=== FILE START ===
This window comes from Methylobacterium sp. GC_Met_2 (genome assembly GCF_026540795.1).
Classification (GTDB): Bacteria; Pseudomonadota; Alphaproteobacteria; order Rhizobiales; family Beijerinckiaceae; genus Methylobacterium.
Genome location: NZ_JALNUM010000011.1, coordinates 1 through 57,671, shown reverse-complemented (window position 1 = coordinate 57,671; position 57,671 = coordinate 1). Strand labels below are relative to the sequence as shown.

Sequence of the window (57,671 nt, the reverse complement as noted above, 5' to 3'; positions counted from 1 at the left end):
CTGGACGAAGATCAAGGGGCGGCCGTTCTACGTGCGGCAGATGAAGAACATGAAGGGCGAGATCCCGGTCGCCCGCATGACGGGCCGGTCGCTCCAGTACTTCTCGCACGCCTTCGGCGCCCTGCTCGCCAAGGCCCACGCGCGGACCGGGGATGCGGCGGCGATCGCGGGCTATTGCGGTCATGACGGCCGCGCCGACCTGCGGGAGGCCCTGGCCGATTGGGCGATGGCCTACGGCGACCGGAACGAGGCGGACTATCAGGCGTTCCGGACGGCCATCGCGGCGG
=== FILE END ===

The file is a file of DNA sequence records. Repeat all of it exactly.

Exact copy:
This window comes from Methylobacterium sp. GC_Met_2 (genome assembly GCF_026540795.1).
Classification (GTDB): Bacteria; Pseudomonadota; Alphaproteobacteria; order Rhizobiales; family Beijerinckiaceae; genus Methylobacterium.
Genome location: NZ_JALNUM010000011.1, coordinates 1 through 57,671, shown reverse-complemented (window position 1 = coordinate 57,671; position 57,671 = coordinate 1). Strand labels below are relative to the sequence as shown.

Sequence of the window (57,671 nt, the reverse complement as noted above, 5' to 3'; positions counted from 1 at the left end):
CTGGACGAAGATCAAGGGGCGGCCGTTCTACGTGCGGCAGATGAAGAACATGAAGGGCGAGATCCCGGTCGCCCGCATGACGGGCCGGTCGCTCCAGTACTTCTCGCACGCCTTCGGCGCCCTGCTCGCCAAGGCCCACGCGCGGACCGGGGATGCGGCGGCGATCGCGGGCTATTGCGGTCATGACGGCCGCGCCGACCTGCGGGAGGCCCTGGCCGATTGGGCGATGGCCTACGGCGACCGGAACGAGGCGGACTATCAGGCGTTCCGGACGGCCATCGCGGCGG